February 11, 2011 / Mediation, Uncategorized
In 1991, the Academy Award for Best Picture went to the disturbing psycho thriller, The …
March 22, 2011
It is the liturgical season of Lent, week two. Lent is Latin for “spring,” the season in which life sprouts, blossoms, hatches, emerges forth. The prophet Isaiah proclaims,
The wilderness and the dry land shall be glad,
the desert shall rejoice and blossom;
like the crocus it shall blossom abundantly,
and rejoice with joy and singing.
Ash Wednesday marks a threshold when Christians leave ordinary time to enter into the journey of Lent through the desert. The desert is that uncharted terrain beyond the edges of the seemingly secure and ordered world, where the dry and cracked places of one’s life move from the margins of one’s attention to the focal point. Fittingly, the Paramount Pictures animated film Rango hit theaters March 4, 2011, the Friday before Ash Wednesday and the beginning of Lent. In the film, a chameleon (voice played by Johnny Depp) is thrust from his bleak terrarium life as a pet into the harsh Mojave Desert, where he ends up taking on the persona of “Rango” and quickly becomes sheriff of the town of Dirt. The film is witty and fun, perhaps even over the heads of its target youth audience with references to Hunter S. Thompson and Sergio Leone’s genre-defining spaghetti Westerns. The film follows the familiar motif of a lone soul searching for his authentic self–the spiritual journey, really.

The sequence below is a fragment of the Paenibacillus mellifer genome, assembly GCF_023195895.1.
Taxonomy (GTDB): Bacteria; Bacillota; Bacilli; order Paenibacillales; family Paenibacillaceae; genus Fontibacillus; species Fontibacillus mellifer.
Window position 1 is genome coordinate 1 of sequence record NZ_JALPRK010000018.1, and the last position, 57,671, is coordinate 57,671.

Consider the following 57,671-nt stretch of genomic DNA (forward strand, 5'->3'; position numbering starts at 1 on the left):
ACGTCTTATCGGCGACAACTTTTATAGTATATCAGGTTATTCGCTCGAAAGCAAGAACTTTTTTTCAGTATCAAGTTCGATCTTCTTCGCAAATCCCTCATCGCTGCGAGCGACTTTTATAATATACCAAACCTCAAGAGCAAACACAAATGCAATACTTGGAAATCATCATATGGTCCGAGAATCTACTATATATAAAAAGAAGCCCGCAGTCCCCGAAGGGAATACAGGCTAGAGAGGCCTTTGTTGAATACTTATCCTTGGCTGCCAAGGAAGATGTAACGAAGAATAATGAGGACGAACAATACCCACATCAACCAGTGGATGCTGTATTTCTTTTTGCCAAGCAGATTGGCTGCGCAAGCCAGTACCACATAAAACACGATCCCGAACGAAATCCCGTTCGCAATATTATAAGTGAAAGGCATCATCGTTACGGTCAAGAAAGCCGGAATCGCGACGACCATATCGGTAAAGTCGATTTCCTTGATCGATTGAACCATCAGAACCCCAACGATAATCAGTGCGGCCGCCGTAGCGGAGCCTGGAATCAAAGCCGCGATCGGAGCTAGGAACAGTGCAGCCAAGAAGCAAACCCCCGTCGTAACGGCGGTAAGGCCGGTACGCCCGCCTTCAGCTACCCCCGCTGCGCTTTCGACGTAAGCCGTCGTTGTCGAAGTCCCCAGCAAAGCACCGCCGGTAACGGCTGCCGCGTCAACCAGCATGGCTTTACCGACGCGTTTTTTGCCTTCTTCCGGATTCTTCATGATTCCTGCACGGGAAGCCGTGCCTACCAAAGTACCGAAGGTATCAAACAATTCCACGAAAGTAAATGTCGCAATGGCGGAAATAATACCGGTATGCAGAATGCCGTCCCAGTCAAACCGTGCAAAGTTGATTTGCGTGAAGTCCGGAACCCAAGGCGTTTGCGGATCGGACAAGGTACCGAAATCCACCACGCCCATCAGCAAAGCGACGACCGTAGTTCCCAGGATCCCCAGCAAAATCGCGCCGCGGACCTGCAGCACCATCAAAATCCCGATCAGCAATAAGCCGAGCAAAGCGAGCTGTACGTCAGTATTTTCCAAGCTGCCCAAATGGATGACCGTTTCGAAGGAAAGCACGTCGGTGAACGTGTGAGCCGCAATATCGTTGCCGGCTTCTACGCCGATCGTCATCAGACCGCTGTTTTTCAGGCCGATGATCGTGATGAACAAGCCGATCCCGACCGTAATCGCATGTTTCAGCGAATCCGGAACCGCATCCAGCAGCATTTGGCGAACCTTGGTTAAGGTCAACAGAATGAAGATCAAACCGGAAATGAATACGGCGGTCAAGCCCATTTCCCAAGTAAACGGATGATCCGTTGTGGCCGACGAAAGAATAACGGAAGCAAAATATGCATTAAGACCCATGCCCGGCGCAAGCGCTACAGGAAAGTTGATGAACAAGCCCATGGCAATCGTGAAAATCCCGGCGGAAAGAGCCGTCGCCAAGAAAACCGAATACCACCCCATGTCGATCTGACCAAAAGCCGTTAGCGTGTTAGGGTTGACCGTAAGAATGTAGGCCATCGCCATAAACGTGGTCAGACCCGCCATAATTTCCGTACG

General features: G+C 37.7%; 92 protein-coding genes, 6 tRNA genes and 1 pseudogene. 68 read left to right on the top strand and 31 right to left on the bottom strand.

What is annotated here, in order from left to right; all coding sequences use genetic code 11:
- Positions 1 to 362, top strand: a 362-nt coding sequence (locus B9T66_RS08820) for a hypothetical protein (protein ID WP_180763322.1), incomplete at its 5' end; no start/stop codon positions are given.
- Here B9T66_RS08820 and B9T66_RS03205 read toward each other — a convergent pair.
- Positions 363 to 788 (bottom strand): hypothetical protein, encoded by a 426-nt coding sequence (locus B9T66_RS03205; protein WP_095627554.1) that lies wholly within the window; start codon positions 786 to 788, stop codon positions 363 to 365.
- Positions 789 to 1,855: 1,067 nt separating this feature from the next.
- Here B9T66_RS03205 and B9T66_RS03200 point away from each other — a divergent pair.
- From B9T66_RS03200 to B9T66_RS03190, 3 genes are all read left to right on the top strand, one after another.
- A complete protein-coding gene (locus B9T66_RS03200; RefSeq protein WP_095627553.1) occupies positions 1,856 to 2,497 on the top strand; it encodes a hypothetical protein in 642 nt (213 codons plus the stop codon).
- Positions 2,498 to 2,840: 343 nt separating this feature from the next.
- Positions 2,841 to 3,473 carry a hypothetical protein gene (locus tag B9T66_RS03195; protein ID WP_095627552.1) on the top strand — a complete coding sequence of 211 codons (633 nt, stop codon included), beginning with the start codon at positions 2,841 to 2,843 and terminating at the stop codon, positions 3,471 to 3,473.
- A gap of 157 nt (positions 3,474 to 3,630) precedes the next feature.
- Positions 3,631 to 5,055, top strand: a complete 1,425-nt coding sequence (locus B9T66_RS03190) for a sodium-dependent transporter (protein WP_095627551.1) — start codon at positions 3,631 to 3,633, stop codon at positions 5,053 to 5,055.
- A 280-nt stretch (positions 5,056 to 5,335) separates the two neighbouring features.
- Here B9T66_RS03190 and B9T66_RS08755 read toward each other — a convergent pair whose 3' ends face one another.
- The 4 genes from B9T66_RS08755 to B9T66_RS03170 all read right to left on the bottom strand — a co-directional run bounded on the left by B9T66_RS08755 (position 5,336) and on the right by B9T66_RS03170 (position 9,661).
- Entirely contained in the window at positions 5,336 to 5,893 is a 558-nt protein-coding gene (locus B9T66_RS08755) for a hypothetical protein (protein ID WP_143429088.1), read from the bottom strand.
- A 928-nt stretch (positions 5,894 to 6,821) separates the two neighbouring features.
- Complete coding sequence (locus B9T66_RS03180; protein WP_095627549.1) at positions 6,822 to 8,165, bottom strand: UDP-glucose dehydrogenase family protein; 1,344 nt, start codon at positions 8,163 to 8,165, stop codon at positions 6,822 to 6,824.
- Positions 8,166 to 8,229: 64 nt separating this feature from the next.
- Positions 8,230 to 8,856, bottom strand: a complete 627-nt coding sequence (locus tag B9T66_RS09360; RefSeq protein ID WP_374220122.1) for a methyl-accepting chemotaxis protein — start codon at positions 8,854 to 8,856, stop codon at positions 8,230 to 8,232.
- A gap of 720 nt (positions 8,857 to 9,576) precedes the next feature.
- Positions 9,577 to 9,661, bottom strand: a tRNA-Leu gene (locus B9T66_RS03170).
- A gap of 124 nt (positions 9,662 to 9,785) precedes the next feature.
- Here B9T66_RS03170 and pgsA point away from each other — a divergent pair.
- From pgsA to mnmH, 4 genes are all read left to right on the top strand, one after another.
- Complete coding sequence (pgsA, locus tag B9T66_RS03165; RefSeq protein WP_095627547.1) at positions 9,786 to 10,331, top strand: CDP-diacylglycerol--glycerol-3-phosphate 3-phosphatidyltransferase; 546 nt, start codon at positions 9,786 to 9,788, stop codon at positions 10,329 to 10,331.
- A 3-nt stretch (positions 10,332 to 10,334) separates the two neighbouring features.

During Lent Christians face themselves fully in the harsh desert of their lives, critically looking at where they are thirsting for God and what aspects of their lives are drained, dried up. Rango as a film certainly is not meant to be metaphoric of the Christian journey in Lent, however the film’s movements invite the Christian viewer to contemplate authenticity and meaning in her life. The town of Dirt in the film is in desperate need of water, and as the characters seek nourishment that is lasting, viewers watch Rango struggle with his various masks and false selves, eventually grounding himself in his own truth with the help of the “Spirit of the West,” who bears an uncanny resemblance to Clint Eastwood and drives a golf cart overloaded with Oscars. The Spirit’s message couldn’t be more Christian: “It’s not about you,” he tells the Hawaiian-shirted chameleon, “it’s about them.”
“There is no greater love than this, than to lay down one’s life for one’s friends.” John 15:13